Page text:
500 Small Internet Providers Object to The FCC’s Plan to Bring Back Net Neutrality Though ACA Connects





Image of a internet cable being cut.

Earlier this year the FCC passed a new rule that would bring back Net Nutralityh. This was followed by the FTC and FCC announcing a joint partnership to enforce Net Neutrality and regulate the internet in April. For years, the argument has been about who has what control over the internet to regulate it, the FTC or FCC. Now, the two sides will work together to enforce rules for internet providers. Now though Representative Bob Latta’s (R-OH) Congressional has filed a Resolution disapproving of the Federal Communications Commission’s (FCC) order to classify broadband internet service as a telecommunications service under Title II of the Communications Act. 

Joining the push to object to this is the ACA Connects a trade organization representing more than 500 smaller and medium-sized independent companies that provide internet service, video, and phone to 31.9 million households, has objected to this move.

“The FCC’s internet takeover is unwarranted, and it is creating an unpredictable and untenable environment for small and independent providers trying to make needed investments to close the digital divide,” said ACA Connects President and CEO Grant Spellmeyer in a statement sent to Cord Cutters News. “ACA Connects fully supports Congressman Bob Latta’s resolution. We thank him for his critical leadership as the chair of the Energy and Commerce Subcommittee on Communications and Technology.”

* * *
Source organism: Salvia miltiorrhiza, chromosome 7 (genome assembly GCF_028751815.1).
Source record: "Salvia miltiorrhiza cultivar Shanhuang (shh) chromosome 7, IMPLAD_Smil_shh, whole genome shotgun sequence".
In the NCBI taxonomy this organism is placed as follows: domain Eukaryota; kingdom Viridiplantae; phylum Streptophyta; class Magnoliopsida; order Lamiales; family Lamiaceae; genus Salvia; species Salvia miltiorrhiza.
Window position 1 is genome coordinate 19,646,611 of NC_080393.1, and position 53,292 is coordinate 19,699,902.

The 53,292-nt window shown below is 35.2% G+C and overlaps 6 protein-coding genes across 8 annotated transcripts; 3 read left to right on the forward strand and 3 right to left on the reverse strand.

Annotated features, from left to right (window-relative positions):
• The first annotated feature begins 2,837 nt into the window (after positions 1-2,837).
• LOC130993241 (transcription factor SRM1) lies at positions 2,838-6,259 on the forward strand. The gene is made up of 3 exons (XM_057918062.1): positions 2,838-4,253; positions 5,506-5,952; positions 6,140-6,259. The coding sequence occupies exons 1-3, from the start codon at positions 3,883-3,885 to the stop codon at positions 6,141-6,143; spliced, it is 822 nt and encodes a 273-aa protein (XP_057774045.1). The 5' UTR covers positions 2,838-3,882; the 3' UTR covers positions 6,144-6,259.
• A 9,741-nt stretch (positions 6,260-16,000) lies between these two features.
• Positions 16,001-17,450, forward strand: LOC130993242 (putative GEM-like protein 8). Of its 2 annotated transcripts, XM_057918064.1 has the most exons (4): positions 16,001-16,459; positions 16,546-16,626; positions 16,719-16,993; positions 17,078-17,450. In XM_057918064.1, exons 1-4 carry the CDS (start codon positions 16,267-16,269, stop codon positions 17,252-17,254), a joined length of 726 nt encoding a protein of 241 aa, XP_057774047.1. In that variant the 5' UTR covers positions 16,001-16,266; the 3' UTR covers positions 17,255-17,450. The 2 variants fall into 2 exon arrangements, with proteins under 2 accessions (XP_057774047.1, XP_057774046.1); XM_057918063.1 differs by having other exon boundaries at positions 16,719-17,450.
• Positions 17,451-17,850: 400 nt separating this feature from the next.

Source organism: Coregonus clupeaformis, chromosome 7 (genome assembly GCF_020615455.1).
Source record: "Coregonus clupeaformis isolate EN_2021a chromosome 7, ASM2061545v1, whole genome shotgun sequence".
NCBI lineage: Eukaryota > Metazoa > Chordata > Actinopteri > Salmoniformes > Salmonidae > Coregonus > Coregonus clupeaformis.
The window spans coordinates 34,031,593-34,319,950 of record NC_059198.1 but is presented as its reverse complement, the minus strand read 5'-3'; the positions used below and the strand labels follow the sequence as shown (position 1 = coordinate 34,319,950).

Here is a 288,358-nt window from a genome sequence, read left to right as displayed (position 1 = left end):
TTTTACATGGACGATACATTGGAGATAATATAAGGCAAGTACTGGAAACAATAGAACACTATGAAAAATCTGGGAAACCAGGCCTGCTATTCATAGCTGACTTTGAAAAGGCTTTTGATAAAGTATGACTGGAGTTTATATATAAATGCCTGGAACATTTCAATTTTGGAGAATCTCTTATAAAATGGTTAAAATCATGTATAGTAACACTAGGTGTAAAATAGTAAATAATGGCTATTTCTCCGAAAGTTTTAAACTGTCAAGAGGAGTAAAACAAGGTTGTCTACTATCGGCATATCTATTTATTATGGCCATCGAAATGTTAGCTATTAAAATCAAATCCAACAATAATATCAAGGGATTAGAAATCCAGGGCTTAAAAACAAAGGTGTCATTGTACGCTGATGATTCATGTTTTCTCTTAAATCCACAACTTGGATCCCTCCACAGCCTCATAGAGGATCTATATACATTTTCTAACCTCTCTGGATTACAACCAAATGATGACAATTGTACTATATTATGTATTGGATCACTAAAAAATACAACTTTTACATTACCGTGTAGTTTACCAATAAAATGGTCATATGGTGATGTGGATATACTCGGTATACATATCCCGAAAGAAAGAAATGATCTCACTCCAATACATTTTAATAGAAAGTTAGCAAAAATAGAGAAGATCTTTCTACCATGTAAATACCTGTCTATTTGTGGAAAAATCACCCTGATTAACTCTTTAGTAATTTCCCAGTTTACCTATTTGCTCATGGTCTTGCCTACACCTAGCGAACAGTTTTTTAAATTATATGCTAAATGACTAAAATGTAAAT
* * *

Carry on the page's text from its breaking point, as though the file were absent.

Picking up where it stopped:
With these new rules, the FCC reclassifies internet service providers as Title II companies. This gives the FCC and in partnership the FTC more power to regulate how they are run.

“Consumers do not want their broadband provider cutting sweetheart deals, with fast lanes for some services and slow lanes for others. They do not want their providers engaging in blocking, throttling, and paid prioritization,” said FCC Chairwoman Jessica Rosenworcel.  “If consumers have problems, they expect the Nation’s expert authority on communications to be able to respond.  Now we can.  In partnership with our colleagues at the FTC, we will protect consumers and ensure internet openness, defend national security, and monitor network resiliency and reliability.  I thank Chair Khan and her team for their leadership and cooperation in protecting consumers.”

“The FTC is squarely focused on protecting Americans from illegal business tactics, from tackling AI-enabled voice cloning fraud to fighting the scourge of robocalls. We look forward to continuing to work in close partnership with the FCC,” said FTC Chair Lina M. Khan. “Effective law enforcement requires targeting the upstream actors enabling unlawful conduct, and having the FCC as a partner here will be critical.”

This all comes as there is a growing pushback against the move. Even though internet services have been reclassified as Title II common carrier services, the full impact of net neutrality is still months or years away, as we expect internet providers to sue to stop it. Now, though, the FCC are working together to create a framework to help regulate the internet.

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